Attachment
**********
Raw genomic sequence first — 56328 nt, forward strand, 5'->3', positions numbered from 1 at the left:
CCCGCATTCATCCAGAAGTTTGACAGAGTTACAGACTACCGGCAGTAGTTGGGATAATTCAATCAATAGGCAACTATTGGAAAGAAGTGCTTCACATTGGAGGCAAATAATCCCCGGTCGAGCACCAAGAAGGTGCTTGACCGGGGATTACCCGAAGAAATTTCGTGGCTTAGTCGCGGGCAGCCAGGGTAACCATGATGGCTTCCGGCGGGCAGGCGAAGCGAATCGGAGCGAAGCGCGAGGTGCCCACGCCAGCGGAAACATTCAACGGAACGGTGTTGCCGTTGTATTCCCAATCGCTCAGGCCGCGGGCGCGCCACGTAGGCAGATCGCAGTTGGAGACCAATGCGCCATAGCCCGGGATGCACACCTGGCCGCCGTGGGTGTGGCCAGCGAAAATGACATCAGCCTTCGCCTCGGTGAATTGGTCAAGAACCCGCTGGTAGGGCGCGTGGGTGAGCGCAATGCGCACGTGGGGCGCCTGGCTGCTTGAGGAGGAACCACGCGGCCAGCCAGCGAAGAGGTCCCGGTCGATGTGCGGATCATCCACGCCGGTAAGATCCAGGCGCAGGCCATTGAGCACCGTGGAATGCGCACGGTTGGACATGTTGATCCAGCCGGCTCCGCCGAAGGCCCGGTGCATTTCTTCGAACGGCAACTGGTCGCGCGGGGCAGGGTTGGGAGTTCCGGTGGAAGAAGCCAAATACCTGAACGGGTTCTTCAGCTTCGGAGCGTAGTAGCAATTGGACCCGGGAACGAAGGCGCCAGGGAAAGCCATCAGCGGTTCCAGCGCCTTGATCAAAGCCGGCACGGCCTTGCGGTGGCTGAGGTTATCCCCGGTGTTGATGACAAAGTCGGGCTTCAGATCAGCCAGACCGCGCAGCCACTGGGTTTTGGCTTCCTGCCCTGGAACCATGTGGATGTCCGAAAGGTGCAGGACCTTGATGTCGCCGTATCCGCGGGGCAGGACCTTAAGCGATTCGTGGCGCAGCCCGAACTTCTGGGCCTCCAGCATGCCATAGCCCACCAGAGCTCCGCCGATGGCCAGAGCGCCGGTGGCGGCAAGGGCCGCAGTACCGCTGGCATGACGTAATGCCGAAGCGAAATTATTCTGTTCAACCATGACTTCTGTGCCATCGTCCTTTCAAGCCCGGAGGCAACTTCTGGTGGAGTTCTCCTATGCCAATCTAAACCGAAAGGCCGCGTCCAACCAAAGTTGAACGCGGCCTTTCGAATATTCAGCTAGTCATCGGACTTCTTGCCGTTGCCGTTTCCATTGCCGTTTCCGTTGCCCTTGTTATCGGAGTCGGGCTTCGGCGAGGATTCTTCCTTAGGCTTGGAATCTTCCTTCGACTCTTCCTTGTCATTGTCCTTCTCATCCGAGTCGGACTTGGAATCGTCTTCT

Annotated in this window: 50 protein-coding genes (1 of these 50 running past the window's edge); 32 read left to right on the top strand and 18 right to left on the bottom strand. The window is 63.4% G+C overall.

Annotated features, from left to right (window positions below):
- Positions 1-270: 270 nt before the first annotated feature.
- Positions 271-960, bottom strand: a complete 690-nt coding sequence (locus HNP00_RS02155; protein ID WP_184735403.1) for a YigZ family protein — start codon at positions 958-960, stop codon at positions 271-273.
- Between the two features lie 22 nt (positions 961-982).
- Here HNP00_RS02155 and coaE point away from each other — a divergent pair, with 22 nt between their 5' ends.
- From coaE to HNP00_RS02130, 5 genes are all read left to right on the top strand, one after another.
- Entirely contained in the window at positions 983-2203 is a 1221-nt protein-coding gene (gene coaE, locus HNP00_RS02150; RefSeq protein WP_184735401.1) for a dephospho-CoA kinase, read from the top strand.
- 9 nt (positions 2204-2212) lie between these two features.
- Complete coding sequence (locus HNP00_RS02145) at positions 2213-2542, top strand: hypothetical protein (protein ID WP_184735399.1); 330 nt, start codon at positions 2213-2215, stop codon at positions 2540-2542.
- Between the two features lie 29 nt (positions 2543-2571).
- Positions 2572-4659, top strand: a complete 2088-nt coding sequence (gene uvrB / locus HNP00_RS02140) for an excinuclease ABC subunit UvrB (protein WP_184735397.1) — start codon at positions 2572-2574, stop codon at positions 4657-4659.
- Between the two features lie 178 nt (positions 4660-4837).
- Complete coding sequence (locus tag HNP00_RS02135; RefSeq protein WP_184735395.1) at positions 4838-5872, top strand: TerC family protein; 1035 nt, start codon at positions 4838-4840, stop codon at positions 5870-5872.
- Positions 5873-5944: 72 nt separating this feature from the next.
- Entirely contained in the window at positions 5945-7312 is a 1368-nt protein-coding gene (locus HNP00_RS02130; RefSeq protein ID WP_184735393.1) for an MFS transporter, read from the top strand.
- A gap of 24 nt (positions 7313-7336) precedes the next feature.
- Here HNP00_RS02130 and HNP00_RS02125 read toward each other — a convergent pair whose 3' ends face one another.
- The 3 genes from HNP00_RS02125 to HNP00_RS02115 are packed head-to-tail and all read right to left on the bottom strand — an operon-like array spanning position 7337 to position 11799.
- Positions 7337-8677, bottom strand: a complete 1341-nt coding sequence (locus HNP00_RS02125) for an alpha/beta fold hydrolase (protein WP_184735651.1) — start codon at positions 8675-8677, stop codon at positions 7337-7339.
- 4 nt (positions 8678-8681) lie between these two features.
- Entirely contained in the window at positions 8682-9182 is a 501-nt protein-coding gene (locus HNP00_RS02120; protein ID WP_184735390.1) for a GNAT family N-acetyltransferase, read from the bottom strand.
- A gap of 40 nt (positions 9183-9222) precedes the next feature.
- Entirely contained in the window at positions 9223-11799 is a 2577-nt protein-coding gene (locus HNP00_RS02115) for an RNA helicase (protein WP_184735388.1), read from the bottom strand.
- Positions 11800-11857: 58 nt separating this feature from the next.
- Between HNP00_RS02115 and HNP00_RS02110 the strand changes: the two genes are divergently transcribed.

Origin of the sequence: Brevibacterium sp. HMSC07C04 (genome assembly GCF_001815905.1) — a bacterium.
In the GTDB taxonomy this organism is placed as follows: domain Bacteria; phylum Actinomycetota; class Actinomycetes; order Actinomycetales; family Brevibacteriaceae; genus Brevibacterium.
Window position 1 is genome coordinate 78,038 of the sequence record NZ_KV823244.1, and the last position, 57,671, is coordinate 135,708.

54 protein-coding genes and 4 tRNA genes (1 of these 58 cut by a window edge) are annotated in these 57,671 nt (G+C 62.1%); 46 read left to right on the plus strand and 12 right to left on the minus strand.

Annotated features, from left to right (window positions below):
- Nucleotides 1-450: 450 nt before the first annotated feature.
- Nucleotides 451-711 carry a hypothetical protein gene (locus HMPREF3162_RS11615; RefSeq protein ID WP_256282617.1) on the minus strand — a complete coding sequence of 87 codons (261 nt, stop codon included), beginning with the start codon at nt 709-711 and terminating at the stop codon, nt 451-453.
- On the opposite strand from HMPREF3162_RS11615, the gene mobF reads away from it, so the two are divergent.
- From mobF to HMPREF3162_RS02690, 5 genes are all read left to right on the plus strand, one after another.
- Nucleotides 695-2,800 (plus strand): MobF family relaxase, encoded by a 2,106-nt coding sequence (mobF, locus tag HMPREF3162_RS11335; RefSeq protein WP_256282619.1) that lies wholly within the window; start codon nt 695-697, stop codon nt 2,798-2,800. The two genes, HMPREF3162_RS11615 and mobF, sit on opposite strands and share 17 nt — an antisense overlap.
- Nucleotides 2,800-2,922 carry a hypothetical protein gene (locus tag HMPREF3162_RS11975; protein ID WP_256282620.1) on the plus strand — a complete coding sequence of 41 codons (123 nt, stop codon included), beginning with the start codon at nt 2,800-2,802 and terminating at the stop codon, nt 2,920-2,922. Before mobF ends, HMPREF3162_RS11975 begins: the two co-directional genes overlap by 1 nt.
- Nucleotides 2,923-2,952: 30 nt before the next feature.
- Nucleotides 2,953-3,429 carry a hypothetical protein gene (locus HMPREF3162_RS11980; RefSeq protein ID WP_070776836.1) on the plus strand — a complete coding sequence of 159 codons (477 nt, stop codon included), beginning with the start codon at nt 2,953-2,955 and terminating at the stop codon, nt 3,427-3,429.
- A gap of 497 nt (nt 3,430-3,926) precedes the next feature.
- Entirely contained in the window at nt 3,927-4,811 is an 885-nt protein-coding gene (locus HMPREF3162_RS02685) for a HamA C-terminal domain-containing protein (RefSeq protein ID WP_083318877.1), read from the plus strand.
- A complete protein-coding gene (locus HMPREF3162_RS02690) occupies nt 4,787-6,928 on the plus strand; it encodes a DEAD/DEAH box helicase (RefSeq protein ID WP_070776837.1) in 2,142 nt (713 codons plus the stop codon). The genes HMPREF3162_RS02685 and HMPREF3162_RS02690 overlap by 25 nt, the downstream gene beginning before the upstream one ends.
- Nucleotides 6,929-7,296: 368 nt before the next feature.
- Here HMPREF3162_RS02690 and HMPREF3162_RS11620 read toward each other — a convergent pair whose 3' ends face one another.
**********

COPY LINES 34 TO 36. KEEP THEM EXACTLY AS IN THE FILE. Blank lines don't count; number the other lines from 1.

- Nucleotides 1-450: 450 nt before the first annotated feature.
- Nucleotides 451-711 carry a hypothetical protein gene (locus HMPREF3162_RS11615; RefSeq protein ID WP_256282617.1) on the minus strand — a complete coding sequence of 87 codons (261 nt, stop codon included), beginning with the start codon at nt 709-711 and terminating at the stop codon, nt 451-453.
- On the opposite strand from HMPREF3162_RS11615, the gene mobF reads away from it, so the two are divergent.